It's a glorious Tuesday in Chicago! The skies are blue, it's already quite warm and I can see the swimmers getting their morning workouts at the East Bank Club rooftop pool.
So, remember that ludicrous Budget car rental story I told you about? Brief synopsis: I rented a car, returned the car with the tank full but was charged $14 fuel charge. I mentioned the billing error to the person on duty and the answer I got was "The machine did it." I was also told that he could not undo the charge and that I would have to go speak to an agent to request a fee adjustment -- not necessarily something you have the time for when trying to catch a plane. All in all, the whole experience was textbook example of what not to do when managing customer relationships.
What I haven't told you is about my little experiment that I was conducting while this was going on. See, I was tweeting @BudgetRAC quite a bit during the week of June 7. I would try different ways of getting their attention with and without the link to that first post. When I didn't get a response to the first one, I wrote another one about accountability with @BudgetRAC in the title (here) with broad hints that I would write about positive customer service oriented enterprises like JetBlue (here) and Zappo's (here and here) in subsequent posts -- which I clearly did!
I know I don't have the following of a Kevin Smith or of a Dave Caroll so I wasn't expecting an overwhelming or even gracious response. But, I was expecting some sort of generic response after the first tweet or two. After all, if you are @BudgetRAC on Twitter, you must want to engage on that platform. Silly me.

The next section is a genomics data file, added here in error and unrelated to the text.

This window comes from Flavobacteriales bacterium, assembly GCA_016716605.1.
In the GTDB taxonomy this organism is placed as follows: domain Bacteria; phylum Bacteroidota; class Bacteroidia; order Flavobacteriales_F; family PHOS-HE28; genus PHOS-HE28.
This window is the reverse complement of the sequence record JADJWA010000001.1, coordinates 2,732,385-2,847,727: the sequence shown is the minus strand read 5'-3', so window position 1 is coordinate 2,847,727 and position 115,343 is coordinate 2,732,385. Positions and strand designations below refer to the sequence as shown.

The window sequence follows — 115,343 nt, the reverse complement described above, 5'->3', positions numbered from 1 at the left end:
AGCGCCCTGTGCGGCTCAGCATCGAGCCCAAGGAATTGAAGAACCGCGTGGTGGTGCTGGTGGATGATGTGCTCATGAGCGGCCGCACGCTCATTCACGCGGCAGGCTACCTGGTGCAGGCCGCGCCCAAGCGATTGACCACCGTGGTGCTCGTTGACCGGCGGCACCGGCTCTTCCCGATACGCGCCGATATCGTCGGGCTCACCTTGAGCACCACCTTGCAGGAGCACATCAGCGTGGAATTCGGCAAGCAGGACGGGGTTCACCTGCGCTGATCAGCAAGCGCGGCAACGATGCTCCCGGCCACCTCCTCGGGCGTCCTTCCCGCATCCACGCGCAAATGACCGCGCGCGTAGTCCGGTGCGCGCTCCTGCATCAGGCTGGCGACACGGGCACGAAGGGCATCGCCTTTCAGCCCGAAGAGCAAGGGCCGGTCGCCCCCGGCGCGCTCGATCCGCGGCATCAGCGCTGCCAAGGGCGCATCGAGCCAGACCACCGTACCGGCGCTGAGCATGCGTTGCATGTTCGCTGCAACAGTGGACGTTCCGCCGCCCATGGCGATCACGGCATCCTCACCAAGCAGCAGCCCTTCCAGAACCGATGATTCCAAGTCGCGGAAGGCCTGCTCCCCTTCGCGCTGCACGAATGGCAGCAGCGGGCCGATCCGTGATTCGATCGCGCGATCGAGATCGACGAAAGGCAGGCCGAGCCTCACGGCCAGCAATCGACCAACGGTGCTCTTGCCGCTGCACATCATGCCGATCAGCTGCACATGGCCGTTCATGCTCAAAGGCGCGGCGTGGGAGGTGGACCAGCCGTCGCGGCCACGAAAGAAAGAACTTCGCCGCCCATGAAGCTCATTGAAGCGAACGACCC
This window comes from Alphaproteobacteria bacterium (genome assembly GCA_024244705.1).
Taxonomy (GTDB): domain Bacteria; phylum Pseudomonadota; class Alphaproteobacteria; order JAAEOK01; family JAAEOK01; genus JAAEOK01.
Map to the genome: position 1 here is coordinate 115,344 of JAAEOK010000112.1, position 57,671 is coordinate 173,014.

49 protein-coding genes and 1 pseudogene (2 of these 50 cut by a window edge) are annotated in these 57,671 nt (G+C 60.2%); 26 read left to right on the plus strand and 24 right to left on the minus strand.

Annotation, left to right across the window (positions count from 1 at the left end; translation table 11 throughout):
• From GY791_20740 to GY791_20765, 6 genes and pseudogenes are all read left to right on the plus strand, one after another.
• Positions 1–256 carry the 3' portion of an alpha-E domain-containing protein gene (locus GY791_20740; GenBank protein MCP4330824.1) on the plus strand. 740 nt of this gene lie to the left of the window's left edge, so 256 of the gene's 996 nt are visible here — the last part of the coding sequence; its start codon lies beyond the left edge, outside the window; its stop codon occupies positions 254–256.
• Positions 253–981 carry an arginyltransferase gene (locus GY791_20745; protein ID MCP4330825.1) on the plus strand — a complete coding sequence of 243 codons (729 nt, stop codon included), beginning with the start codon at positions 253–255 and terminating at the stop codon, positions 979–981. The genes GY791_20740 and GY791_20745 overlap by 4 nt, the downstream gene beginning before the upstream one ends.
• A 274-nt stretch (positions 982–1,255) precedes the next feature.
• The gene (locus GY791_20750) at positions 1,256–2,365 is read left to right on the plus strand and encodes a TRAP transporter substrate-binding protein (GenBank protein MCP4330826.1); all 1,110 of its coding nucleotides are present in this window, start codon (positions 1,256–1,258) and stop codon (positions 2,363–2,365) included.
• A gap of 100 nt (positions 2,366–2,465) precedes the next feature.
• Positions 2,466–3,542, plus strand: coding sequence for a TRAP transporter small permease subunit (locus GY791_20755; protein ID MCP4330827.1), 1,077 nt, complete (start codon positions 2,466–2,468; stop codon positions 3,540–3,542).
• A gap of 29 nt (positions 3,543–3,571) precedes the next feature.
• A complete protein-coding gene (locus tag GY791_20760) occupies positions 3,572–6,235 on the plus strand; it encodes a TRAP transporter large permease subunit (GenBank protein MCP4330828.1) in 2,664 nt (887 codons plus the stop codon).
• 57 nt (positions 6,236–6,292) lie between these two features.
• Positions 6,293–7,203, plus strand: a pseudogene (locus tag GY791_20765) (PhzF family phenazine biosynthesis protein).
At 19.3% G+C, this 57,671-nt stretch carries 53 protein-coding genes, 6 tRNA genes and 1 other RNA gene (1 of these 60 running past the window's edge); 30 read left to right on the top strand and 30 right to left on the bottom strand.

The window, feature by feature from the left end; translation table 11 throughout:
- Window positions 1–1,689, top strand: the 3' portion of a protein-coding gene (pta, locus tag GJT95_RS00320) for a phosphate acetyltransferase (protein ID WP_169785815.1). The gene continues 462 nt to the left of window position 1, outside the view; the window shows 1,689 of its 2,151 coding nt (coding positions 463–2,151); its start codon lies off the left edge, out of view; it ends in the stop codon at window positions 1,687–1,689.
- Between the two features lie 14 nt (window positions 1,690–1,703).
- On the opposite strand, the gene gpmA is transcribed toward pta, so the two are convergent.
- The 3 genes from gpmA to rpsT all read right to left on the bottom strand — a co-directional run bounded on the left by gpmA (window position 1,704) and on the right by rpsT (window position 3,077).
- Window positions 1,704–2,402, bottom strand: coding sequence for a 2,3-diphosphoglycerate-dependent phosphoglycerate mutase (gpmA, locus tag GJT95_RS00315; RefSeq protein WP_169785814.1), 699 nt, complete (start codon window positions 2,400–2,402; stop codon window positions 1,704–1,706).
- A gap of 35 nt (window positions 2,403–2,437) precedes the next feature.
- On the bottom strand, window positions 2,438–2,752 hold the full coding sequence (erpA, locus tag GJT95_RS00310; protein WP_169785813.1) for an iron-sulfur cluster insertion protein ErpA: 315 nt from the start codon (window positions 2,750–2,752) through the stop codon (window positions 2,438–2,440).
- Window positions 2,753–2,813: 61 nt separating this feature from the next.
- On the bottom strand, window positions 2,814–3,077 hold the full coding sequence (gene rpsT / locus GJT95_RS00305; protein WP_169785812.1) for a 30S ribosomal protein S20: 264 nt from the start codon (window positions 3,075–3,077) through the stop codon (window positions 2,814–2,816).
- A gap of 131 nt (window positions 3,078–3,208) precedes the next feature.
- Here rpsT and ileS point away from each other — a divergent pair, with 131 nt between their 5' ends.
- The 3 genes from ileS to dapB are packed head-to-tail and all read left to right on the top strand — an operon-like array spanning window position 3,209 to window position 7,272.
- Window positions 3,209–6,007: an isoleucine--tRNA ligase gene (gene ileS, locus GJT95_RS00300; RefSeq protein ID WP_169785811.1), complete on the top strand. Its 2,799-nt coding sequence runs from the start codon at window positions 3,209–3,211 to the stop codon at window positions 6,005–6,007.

Friends, if you can believe it, I did not receive one comment from Budget until Friday, June 11 or after a whole business week worth of tweeting and two blog posts. Below is the email I received (I'm blocking the full name and contact information) including a nice little quote from Emerson:
"Dear Ms. Behnia,
I'm A.R., from AvisBudget Group. I am very concerned about your recent experience with us. Can you please provide me with some information so we can resolve any issues you are having:
-Full name on the reservation
-Location in which you picked up the vehicle
-The date of pickup
Please forward the information and I will have someone contact you as soon as possible.
I look forward to hearing from you,
A.R. Social Media Specialist
Do not go where the path may lead, go instead where there is no path and leave a trail. - Ralph Waldo Emerson"
I was torn. I was glad that someone finally paid attention but there was no acknowledgement of the personal experience I wrote about in my post and tweets. It made me wonder if this "social media specialist" read the post or the tweets. Also, this answer of "someone contact you" is different from other companies who empower their employees to fix issues as they see them (e.g., JetBlue, Zappo's, etc.) or in other words, ownership to act as company ambassadors.
Nevertheless, I responded to this person's email that same day with the answers to her three questions. This is what I received in response fairly quickly -- I've underlined the typo:
"Thank you, Ms. Behina. I have forwarded your information to our customer service specialist and you should receive a call shortly."
I forgave the typo because she got the name right in the first email and because I had a more pressing question. I thanked her in a reply email shortly thereafter (around mid day on Friday, June 11) and asked how she found me. My question posed to the "social media specialist" was met with silence.
What? Yes, silence. I never did hear an answer to that question of mine. And it makes this tale woefully even more comical than before. Even more so if you consider two things: that she is Budget's social media specialist and the Emerson quote that is used as part of her email signature. That quote is essentially about being distinctive and independent but the behaviors from Budget at the airport and the silence from its social media specialist makes them distinctive and independent in bad ways.
This speaks to the importance of strategy. This speaks to the importance of process. This speaks to the important of ownership of one's role and acceptance of a great existential role as brand ambassador regardless of one's role. This speaks to why and how it is that JetBlue and Zappo's both get it right and just "get it" in contrast to what my interactions were with Budget.
And yes, like all good stories, this one does continue. In my next post, I'll talk about what happened next in my interactions with Budget. In the meantime, please do send me your comments. I enjoy reading all of them!